I have a Zune and regularly listen to MP3's I bought on Amazon on it, as well as copies of my own CDs (some ripped with Zune, some with WMP).
Now I can't get music from iTunes on it, but that's because of Apple's DRM, not the Zune's. Even the tracks you buy from the Zune store have always been un-protected MP3s. It's only 'subscription' content that was ever protected, for fairly obvious reasons.
I'm not an Apple fanboi, however Steve Jobs was famous for his brainstorming sessions where he would take the top ten suggestions throw away the bottom 7 and launch a plan based upon the remaining 3. The more and more you look at this the more it seems that MSFT under Ballmer takes the ten top suggestions and throws away the top seven and uses the 3 least worthy.
The MSFT 'tablet' is a case of nobody knowing what it is they want to produce, just wanting to produce "something". Not slim enough to be a worry to Apple or Android, not enough power to be a threat to Acer, HP, Sony or IBM, no 3G to be a worry to any mobile operators ... its like something that Dilbert's boss would produce.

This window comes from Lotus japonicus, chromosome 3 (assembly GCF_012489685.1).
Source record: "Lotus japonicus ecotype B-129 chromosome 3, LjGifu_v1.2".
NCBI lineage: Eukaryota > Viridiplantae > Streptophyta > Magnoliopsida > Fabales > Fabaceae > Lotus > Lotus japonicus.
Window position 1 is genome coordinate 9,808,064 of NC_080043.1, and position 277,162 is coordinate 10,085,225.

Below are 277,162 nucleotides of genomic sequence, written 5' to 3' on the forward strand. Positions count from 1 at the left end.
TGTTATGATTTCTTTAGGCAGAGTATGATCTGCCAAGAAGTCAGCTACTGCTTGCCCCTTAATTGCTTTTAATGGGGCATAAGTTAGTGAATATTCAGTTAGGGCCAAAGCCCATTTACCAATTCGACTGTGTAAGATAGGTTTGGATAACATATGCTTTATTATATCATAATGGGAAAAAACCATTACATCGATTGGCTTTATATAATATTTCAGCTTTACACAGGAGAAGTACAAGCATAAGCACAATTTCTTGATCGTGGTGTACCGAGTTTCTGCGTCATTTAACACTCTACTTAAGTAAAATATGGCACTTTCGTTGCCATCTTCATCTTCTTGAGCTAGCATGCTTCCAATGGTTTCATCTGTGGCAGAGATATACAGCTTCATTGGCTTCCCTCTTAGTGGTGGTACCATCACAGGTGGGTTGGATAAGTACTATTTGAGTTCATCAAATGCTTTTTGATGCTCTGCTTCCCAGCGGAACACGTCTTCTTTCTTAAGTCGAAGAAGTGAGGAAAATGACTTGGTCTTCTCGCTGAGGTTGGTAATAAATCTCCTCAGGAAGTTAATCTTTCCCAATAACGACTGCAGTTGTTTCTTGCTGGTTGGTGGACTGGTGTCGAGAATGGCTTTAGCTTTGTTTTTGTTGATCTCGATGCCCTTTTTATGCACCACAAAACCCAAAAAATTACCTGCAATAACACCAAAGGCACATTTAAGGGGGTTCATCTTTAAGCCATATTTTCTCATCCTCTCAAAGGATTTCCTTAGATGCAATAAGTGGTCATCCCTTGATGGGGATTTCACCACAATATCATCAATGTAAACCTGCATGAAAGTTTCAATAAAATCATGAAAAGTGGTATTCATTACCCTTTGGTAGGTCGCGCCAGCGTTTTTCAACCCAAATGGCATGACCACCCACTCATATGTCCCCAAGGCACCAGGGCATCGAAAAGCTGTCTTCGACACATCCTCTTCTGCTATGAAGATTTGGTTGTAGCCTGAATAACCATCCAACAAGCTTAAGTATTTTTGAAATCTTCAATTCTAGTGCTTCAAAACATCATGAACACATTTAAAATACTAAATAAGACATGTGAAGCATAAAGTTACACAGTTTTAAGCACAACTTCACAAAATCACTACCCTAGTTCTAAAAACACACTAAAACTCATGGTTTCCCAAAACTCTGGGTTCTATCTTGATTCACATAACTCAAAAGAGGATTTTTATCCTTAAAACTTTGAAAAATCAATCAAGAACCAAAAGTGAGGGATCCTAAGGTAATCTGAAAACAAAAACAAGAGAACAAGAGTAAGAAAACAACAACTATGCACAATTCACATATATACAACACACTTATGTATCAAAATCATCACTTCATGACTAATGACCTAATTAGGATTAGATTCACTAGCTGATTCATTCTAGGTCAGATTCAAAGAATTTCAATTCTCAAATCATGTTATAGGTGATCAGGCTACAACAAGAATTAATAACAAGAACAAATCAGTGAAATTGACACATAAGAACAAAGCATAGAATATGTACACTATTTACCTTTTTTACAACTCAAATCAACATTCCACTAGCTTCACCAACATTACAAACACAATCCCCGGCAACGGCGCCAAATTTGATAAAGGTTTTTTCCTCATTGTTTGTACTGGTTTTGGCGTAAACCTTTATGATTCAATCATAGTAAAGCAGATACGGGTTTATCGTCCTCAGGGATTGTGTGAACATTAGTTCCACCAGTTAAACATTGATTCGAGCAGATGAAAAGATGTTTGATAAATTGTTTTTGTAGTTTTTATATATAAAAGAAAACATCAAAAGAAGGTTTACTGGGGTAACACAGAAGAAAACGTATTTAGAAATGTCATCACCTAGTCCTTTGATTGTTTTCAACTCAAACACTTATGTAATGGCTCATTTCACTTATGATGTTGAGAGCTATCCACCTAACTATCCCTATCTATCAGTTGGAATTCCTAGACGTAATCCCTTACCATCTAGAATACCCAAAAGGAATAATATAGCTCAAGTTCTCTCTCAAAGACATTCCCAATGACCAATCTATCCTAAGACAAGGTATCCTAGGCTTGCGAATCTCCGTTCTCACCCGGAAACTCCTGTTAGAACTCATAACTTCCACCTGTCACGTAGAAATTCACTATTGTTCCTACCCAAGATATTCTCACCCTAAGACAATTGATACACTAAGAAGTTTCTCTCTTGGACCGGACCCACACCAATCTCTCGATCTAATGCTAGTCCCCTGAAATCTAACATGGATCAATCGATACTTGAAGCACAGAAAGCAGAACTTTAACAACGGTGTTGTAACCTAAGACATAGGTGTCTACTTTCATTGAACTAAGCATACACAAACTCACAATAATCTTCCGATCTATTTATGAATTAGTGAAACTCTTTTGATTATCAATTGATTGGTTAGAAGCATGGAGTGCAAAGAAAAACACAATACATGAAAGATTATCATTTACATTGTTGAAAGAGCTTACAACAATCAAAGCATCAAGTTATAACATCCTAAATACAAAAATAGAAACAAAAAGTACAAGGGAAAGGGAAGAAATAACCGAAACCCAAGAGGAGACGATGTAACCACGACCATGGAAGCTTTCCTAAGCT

Why bother incorporating 3G in it, when many people have a 3G > WiFi device in their pockets... oh wait, they do if they have an Android phone. Oops!
@Dave my WP7 does the job.
I stand corrected. Cheers AC!
There we go - no need to incorporate 3G. As someone pointed out in a different thread, high speed cellular standards seem to change more quickly than hardware refreshes, not to mention varying by territory.
Your WP7 phone just became obsolete. MS has announced WP8 and there will be no upgrades of WP7 phones to WP8.
Back in the 80s and 90s MS relied on vapourware to delay people buying stuff until MS could write their own. Some of this never turned up, but never mind, the targets that MS aimed out were starved of sales while everyone waited for MS's product.